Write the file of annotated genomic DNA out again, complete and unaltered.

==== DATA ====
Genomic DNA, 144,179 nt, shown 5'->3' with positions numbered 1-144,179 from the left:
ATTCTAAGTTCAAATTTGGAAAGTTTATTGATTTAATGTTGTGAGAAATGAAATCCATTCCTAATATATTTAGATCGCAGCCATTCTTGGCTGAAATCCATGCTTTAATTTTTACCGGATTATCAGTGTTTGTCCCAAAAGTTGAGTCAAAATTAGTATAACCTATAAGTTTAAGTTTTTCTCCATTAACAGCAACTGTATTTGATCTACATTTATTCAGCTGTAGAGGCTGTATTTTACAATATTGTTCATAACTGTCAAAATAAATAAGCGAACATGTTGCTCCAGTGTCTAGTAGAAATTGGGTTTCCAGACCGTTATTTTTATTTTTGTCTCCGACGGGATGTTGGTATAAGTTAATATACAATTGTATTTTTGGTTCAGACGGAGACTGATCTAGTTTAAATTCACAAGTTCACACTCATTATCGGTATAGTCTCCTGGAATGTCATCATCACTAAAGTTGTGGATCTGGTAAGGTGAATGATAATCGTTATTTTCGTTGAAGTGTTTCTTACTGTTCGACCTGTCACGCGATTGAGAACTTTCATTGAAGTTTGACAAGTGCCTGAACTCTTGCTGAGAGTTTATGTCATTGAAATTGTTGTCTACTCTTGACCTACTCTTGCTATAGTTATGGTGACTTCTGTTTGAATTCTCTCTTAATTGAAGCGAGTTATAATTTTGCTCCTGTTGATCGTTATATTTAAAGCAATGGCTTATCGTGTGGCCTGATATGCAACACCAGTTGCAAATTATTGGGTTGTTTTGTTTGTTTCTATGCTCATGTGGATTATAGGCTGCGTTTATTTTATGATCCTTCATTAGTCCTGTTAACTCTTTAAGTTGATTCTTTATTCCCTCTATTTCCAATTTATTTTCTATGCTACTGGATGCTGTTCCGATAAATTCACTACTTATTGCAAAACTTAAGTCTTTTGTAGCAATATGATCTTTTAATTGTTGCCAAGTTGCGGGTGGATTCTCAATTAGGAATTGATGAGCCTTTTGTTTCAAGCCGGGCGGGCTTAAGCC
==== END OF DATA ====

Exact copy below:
Genomic DNA, 144,179 nt, shown 5'->3' with positions numbered 1-144,179 from the left:
ATTCTAAGTTCAAATTTGGAAAGTTTATTGATTTAATGTTGTGAGAAATGAAATCCATTCCTAATATATTTAGATCGCAGCCATTCTTGGCTGAAATCCATGCTTTAATTTTTACCGGATTATCAGTGTTTGTCCCAAAAGTTGAGTCAAAATTAGTATAACCTATAAGTTTAAGTTTTTCTCCATTAACAGCAACTGTATTTGATCTACATTTATTCAGCTGTAGAGGCTGTATTTTACAATATTGTTCATAACTGTCAAAATAAATAAGCGAACATGTTGCTCCAGTGTCTAGTAGAAATTGGGTTTCCAGACCGTTATTTTTATTTTTGTCTCCGACGGGATGTTGGTATAAGTTAATATACAATTGTATTTTTGGTTCAGACGGAGACTGATCTAGTTTAAATTCACAAGTTCACACTCATTATCGGTATAGTCTCCTGGAATGTCATCATCACTAAAGTTGTGGATCTGGTAAGGTGAATGATAATCGTTATTTTCGTTGAAGTGTTTCTTACTGTTCGACCTGTCACGCGATTGAGAACTTTCATTGAAGTTTGACAAGTGCCTGAACTCTTGCTGAGAGTTTATGTCATTGAAATTGTTGTCTACTCTTGACCTACTCTTGCTATAGTTATGGTGACTTCTGTTTGAATTCTCTCTTAATTGAAGCGAGTTATAATTTTGCTCCTGTTGATCGTTATATTTAAAGCAATGGCTTATCGTGTGGCCTGATATGCAACACCAGTTGCAAATTATTGGGTTGTTTTGTTTGTTTCTATGCTCATGTGGATTATAGGCTGCGTTTATTTTATGATCCTTCATTAGTCCTGTTAACTCTTTAAGTTGATTCTTTATTCCCTCTATTTCCAATTTATTTTCTATGCTACTGGATGCTGTTCCGATAAATTCACTACTTATTGCAAAACTTAAGTCTTTTGTAGCAATATGATCTTTTAATTGTTGCCAAGTTGCGGGTGGATTCTCAATTAGGAATTGATGAGCCTTTTGTTTCAAGCCGGGCGGGCTTAAGCC